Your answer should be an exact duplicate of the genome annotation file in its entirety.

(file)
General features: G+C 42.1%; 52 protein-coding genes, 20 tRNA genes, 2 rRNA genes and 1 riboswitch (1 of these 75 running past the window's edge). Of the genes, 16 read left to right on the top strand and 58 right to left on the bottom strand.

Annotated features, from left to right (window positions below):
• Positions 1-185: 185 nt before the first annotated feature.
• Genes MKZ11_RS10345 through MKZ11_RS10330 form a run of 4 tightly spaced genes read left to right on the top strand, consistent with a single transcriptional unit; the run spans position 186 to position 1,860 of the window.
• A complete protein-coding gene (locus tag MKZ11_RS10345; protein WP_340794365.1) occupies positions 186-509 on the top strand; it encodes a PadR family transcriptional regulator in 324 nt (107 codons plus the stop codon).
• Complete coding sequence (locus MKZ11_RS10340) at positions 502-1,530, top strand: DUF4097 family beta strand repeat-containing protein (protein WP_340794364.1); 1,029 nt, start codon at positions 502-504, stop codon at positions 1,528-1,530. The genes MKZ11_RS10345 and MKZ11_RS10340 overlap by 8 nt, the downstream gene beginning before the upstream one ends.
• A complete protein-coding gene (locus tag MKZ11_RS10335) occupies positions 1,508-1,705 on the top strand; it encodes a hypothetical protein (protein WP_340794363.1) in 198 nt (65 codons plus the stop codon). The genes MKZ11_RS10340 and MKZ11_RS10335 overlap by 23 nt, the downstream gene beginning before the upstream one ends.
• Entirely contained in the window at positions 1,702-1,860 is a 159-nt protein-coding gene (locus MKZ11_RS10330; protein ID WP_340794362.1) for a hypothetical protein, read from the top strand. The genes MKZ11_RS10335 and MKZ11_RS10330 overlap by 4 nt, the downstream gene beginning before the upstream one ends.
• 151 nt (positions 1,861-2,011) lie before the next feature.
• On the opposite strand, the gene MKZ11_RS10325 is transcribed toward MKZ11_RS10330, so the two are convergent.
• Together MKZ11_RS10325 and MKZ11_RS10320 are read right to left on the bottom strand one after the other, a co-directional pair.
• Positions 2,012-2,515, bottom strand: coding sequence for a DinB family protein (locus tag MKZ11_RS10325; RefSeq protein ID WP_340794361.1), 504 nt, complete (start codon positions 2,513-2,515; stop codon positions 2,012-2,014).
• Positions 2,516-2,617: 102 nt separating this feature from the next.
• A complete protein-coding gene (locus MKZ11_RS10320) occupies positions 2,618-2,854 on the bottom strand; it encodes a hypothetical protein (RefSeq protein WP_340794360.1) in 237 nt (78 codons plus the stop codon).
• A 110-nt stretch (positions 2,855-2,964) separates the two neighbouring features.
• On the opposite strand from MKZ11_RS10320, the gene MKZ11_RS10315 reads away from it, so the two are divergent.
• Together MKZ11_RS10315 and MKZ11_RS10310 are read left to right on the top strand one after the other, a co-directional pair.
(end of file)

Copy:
General features: G+C 42.1%; 52 protein-coding genes, 20 tRNA genes, 2 rRNA genes and 1 riboswitch (1 of these 75 running past the window's edge). Of the genes, 16 read left to right on the top strand and 58 right to left on the bottom strand.

Annotated features, from left to right (window positions below):
• Positions 1-185: 185 nt before the first annotated feature.
• Genes MKZ11_RS10345 through MKZ11_RS10330 form a run of 4 tightly spaced genes read left to right on the top strand, consistent with a single transcriptional unit; the run spans position 186 to position 1,860 of the window.
• A complete protein-coding gene (locus tag MKZ11_RS10345; protein WP_340794365.1) occupies positions 186-509 on the top strand; it encodes a PadR family transcriptional regulator in 324 nt (107 codons plus the stop codon).
• Complete coding sequence (locus MKZ11_RS10340) at positions 502-1,530, top strand: DUF4097 family beta strand repeat-containing protein (protein WP_340794364.1); 1,029 nt, start codon at positions 502-504, stop codon at positions 1,528-1,530. The genes MKZ11_RS10345 and MKZ11_RS10340 overlap by 8 nt, the downstream gene beginning before the upstream one ends.
• A complete protein-coding gene (locus tag MKZ11_RS10335) occupies positions 1,508-1,705 on the top strand; it encodes a hypothetical protein (protein WP_340794363.1) in 198 nt (65 codons plus the stop codon). The genes MKZ11_RS10340 and MKZ11_RS10335 overlap by 23 nt, the downstream gene beginning before the upstream one ends.
• Entirely contained in the window at positions 1,702-1,860 is a 159-nt protein-coding gene (locus MKZ11_RS10330; protein ID WP_340794362.1) for a hypothetical protein, read from the top strand. The genes MKZ11_RS10335 and MKZ11_RS10330 overlap by 4 nt, the downstream gene beginning before the upstream one ends.
• 151 nt (positions 1,861-2,011) lie before the next feature.
• On the opposite strand, the gene MKZ11_RS10325 is transcribed toward MKZ11_RS10330, so the two are convergent.
• Together MKZ11_RS10325 and MKZ11_RS10320 are read right to left on the bottom strand one after the other, a co-directional pair.
• Positions 2,012-2,515, bottom strand: coding sequence for a DinB family protein (locus tag MKZ11_RS10325; RefSeq protein ID WP_340794361.1), 504 nt, complete (start codon positions 2,513-2,515; stop codon positions 2,012-2,014).
• Positions 2,516-2,617: 102 nt separating this feature from the next.
• A complete protein-coding gene (locus MKZ11_RS10320) occupies positions 2,618-2,854 on the bottom strand; it encodes a hypothetical protein (RefSeq protein WP_340794360.1) in 237 nt (78 codons plus the stop codon).
• A 110-nt stretch (positions 2,855-2,964) separates the two neighbouring features.
• On the opposite strand from MKZ11_RS10320, the gene MKZ11_RS10315 reads away from it, so the two are divergent.
• Together MKZ11_RS10315 and MKZ11_RS10310 are read left to right on the top strand one after the other, a co-directional pair.